“That is approximately 48 cents per person in the affected area,” Bishop said. “It’s insulting to the community that is gravely affected by New-Indy.”
Bishop said that although the DHEC and the EPA “receive federal funding to protect the people of South Carolina and the environment,” they both “have failed.”
According to co-lead counsel, the settlement is inadequate and “does not come close to fixing the pollution that continues to harm this community.”
Several people who spoke during public comment reported “feeling like a prisoner in our own home,” with symptoms such as migraines, bloody noses, nausea, irritability, anxiety, and fatigue.
Kathleen Moran of Waxhaw, North Carolina, said “it’s like being asphyxiated by sweet chemicals.”
Leslie Philips of Indian Land, South Carolina, said she’s more concerned about the long-term effects the pollution will have on her daughter. She said her family installed a $1,000 air filter system after she found that her daughter’s playroom reeked of fumes.
Maria and Reed Baker of Treetops, South Carolina, said their life now revolves around New-Indy and which way the wind is blowing to determine if they can go outside.
“Originally, it was the rotten egg smell, and it was very pervasive,” Reed Baker said. “It permeated the house for five months. As of late, it’s shifted and it’s now a sweet, pungent, chemical smell. I would categorize it as a cheap lavatory cleaning.”
Maria Baker compared it to being inside of a portable toilet while a campfire outside is burning soiled diapers.
“Very obnoxious,” she said.
Alan Snaider in Lancaster, South Carolina, called it a violation of his constitutional rights.
“We’ve paid our taxes,” Snaider said. “These are our inalienable rights, and they are being infringed upon. Life, liberty, and the pursuit of happiness. Is it shortening our lives? I don’t know. We’re not even at liberty to open the door or window at any time when the wind is blowing in the wrong direction. And as for the pursuit of happiness? No prisoners in their homes can be happy, so does it affect us? Yes.”
Snaider's wife, Margaret Snaider, said she’s concerned not only about H2S in the air, but also other unknown chemicals, as well as what the mill could be dumping into the Catawba River.
Alan Snaider said the $1.1 million settlement from New-Indy was “like putting a band-aid on a gash.”
“They make that in a day,” he said.
Jennifer and Charles Howard, also in Lancaster, South Carolina, said they closed off their vents at night because the smell was seeping into the house and waking them up.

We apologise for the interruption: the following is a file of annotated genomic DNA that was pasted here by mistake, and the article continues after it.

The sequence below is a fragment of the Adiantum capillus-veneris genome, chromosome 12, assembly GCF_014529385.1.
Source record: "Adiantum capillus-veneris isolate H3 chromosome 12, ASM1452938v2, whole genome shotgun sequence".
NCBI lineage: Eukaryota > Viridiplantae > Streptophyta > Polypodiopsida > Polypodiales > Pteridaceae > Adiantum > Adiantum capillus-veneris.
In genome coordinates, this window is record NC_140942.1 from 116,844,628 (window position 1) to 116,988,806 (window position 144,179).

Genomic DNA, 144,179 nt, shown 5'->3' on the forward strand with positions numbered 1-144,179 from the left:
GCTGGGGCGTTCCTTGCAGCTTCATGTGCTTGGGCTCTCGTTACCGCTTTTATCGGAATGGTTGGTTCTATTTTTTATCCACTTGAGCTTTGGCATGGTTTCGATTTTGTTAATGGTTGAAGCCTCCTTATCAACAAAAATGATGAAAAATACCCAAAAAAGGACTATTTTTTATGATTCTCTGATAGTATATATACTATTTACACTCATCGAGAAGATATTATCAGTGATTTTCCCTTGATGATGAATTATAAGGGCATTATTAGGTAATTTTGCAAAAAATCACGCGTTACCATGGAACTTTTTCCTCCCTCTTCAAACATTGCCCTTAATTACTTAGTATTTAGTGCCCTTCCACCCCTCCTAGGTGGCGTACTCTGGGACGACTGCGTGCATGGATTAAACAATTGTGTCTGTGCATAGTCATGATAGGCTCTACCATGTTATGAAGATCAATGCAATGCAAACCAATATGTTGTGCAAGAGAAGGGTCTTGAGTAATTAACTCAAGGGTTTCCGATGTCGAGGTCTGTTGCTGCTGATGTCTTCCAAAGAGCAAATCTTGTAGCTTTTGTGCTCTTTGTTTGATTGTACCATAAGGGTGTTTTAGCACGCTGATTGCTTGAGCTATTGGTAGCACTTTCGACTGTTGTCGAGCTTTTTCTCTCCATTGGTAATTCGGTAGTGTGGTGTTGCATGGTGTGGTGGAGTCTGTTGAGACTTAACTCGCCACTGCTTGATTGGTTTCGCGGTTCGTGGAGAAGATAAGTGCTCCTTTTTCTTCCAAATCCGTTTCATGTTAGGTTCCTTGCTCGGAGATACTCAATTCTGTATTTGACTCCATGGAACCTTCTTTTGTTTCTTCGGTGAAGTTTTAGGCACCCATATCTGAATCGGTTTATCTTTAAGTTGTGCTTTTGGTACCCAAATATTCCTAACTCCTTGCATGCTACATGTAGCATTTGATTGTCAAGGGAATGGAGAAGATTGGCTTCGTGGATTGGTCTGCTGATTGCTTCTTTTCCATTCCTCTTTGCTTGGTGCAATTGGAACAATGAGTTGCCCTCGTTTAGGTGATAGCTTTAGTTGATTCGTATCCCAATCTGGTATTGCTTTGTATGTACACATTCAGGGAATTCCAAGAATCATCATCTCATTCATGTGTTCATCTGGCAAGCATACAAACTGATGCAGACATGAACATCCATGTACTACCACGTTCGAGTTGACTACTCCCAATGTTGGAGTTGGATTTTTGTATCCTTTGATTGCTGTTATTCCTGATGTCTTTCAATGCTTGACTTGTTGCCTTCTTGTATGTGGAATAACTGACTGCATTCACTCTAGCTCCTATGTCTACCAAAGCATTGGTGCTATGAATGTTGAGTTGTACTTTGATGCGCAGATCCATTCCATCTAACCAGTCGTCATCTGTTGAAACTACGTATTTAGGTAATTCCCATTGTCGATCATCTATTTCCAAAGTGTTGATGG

“I have PTSD from Vietnam,” Charles Howard said. “I have to be able to get out of the house. I was crushed in a bunker. I won’t get into details, but the point is, I have this PTSD and I have to have the sense of being able to get out at any given time, and that’s restricting that.”
He reported a burning in his eyes, nose, and throat that doesn’t subside until four hours after reentering his home.
Another Lancaster, South Carolina, resident, Sylvia Hutchings, is a retired health care worker who said she’s having difficulty breathing and has resorted to using an inhaler.
“I stay in the house, and that’s not why I moved here, to be a prisoner in my own house,” Hutchings said, adding that the pollution is killing her.
“We’re all dying, but I don’t need to die by the New-Indy plant,” she said.
In a response to The Epoch Times' request for comment, the EPA said that it is coordinating with the Department of Justice and DHEC to review the public comments made for the consent decree.
"EPA takes the surrounding communities' ongoing concerns very seriously and intends to hold New-Indy accountable for any other violations of law or enforceable commitments,” the agency said.
“DHEC and local partners continue to work to resolve this nuisance,” DHEC said. “DHEC is investigating all concerns and remains committed to providing information to those affected by these odors.”
On the website for the New-Indy Catawba mill, the company states that after switching production from white paper to containerboard in 2021, excess solids were sent to the mill's wastewater treatment system.
"This system had been minimally maintained by the mill’s prior owners, the extent of which did not become clear to New-Indy Catawba until after resuming manufacturing operations," the company stated, adding that this was the cause of the "higher-than-normal hydrogen sulfide emissions."
New-Indy and The Kraft Group did not respond to The Epoch Times’ request for comment.